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Foreign Objects in Food: Who is Liable for Consumer Injuries?

woman in hospitalWe’ve all heard a story about someone who is injured or becomes sick because they found something in their food that shouldn’t be there. But when it comes to liability, does it matter whether the injury-causing ingredient is a foreign object, or if it’s a natural part of the product?

In Estate of Pinkham v. Cargill the Maine Supreme Court provided us with an answer to that very question.

Defective foods and Maine products liability law

In August of 2004, plaintiff Stanley Pinkham (Pinkham) consumed a hot turkey sandwich during his break as a cook at Dysart’s Truck Stop and Restaurant in Bangor, Maine. The turkey in Pinkham’s sandwich was manufactured by Cargill Inc. Although sold as a “boneless turkey product,” it occasionally contained bone fragments. Sometime during, or immediately after eating the sandwich Pinkham experienced a severe and sudden sensation in his upper abdomen which he thought might be a heart attack. Pinkham sought medical attention and was told by doctors that he had most likely sustained a tear in his esophagus.

Following this diagnosis, Pinkham was sent to a specialist who found and removed a small bit of food containing fragments of bony material. Pinkham then filed suit alleging that a bone in the defendant’s turkey had caused his injuries. In response Cargill moved for summary judgment and the Superior Court granted their motion.

In deciding the case, the judge applied two tests commonly used by courts in determining defective food product claims:

  1. The “foreign-natural” doctrine, and
  2. The “reasonable expectation” test

Under the “foreign-natural” doctrine, the manufacturer of a food product will not be held liable for injury-causing ingredients which are natural to the food product; rather, liability only exists when the injury-causing substance is “foreign” to the product’s ingredients.

In contrast, the “reasonable expectation” test only requires that the injury-causing ingredient is not something the consumer would reasonably expect to find in the substance of the product, regardless of whether that substance is natural to the product or not. Under this test what a consumer might reasonably expect to find in a specific product is usually left to the jury to determine.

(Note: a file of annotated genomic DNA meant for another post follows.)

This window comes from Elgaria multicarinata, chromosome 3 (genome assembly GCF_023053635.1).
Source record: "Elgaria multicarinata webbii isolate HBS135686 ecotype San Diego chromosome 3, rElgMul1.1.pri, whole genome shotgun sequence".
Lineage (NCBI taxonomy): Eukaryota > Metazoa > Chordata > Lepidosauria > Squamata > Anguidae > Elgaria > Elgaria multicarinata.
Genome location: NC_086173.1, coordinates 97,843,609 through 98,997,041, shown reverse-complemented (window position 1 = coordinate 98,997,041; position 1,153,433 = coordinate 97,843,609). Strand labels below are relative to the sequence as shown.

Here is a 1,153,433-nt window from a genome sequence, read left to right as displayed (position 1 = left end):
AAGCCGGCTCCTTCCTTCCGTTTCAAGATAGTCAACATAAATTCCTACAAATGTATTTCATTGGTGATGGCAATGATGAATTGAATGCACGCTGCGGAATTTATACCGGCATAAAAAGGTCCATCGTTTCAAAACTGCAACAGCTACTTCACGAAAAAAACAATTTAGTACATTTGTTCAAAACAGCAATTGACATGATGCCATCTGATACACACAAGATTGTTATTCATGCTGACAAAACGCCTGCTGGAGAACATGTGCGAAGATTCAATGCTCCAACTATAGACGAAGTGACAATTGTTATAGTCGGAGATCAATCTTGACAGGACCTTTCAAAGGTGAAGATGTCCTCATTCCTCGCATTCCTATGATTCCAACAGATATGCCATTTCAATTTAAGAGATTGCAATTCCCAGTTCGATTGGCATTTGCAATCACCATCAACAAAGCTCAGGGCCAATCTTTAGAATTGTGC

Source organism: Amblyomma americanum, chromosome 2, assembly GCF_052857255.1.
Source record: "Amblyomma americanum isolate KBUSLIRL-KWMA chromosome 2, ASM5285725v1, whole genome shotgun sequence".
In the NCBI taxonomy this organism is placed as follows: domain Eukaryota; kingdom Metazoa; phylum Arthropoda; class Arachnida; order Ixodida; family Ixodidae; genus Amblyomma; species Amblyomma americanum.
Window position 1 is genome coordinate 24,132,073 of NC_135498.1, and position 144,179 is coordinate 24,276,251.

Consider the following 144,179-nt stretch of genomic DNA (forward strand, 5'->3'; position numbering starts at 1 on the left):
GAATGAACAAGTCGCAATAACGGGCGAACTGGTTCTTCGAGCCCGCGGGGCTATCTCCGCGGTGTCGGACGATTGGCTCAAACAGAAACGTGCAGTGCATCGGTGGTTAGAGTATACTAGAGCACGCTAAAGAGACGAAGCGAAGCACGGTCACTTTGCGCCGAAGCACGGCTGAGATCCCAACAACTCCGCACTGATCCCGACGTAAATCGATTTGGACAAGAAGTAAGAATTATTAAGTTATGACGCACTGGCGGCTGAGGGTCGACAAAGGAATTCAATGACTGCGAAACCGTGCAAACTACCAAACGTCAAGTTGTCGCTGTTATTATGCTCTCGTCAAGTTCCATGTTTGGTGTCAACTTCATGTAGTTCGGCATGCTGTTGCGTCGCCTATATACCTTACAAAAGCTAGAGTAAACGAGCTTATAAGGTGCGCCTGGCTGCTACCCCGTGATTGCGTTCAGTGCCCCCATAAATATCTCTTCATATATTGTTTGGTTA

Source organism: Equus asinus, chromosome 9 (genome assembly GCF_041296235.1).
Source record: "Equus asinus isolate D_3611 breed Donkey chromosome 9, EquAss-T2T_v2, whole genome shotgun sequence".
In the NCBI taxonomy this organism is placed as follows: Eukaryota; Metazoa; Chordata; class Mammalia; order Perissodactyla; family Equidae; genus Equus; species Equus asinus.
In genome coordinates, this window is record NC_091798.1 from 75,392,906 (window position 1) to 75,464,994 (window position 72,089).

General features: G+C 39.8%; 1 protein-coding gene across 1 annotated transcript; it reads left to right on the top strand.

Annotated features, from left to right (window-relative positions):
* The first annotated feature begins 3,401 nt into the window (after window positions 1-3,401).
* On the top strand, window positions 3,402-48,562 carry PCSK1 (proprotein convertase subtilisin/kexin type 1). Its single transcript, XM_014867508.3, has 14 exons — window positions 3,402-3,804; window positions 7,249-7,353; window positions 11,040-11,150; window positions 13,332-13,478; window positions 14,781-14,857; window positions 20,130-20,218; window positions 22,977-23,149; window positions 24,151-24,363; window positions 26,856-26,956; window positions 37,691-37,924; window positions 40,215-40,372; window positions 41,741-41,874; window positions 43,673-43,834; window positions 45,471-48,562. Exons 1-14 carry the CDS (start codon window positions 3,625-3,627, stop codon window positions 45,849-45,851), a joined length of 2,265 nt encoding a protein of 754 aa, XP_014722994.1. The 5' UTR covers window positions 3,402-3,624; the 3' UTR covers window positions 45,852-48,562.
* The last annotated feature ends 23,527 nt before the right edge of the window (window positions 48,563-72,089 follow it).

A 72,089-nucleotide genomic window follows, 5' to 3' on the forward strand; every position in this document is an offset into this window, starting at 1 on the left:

Applying these two tests the court concluded that because bone is naturally found in turkey and that an average consumer might expect to find bone in a turkey product, that the defendant’s product was not defective, and therefore could not be held liable for the plaintiff’s injuries.

Plaintiff appeals, judgment vacated

The plaintiff appealed and with the help of a personal injury lawyer was able to get this judgment vacated.

On appeal, the Court first addressed the issue of what test should apply in evaluating defective food product claims. Finding the “reasonable expectation” test to be most in line with the Legislature’s intent, the Court held that this test should apply in cases where a plaintiff alleges that they have sustained an injury from a defective food product.

Applying this standard, the Court concluded that the lower court was wrong in determining that an average consumer might expect to find bone in a boneless turkey product because under this test it is the job of the jury, and not the job of the court, to decide what is reasonable.

The Pinkham case is a great decision for Maine plaintiffs. By holding that the “reasonable expectation” test shall apply in cases where a plaintiff alleges an injury caused by a defective food product, a plaintiff may be able to recover for those injuries even if that injury-causing substance is a natural part of the product, such as a bone or cartilage.

Consult a Maine defective food product attorney

So long as the plaintiff can show that the injury-causing ingredient was not what an average consumer would have reasonably expected to be in the product, a plaintiff may be able to recover compensation for their injuries.

If you or a loved one has been injured due to a defective food product, including a foreign object in food that you could not have reasonably assumed to be there, the Maine product liability attorneys at Hardy, Wolf & Downing are ready to help. Call us at 1-800-INJURED for a free, no-obligation consultation. We will listen to the details of your case, lay out your legal options, and help you decide if filing a personal injury lawsuit is right for you.

Estate of Pinkham v. Cargill, Inc., 55 A. 3d 1 - Me: Supreme Judicial Court 2012, https://scholar.google.com/scholar_case?case=13412735745837480083&hl=en&as_sdt=6&as_vis=1&oi=scholarr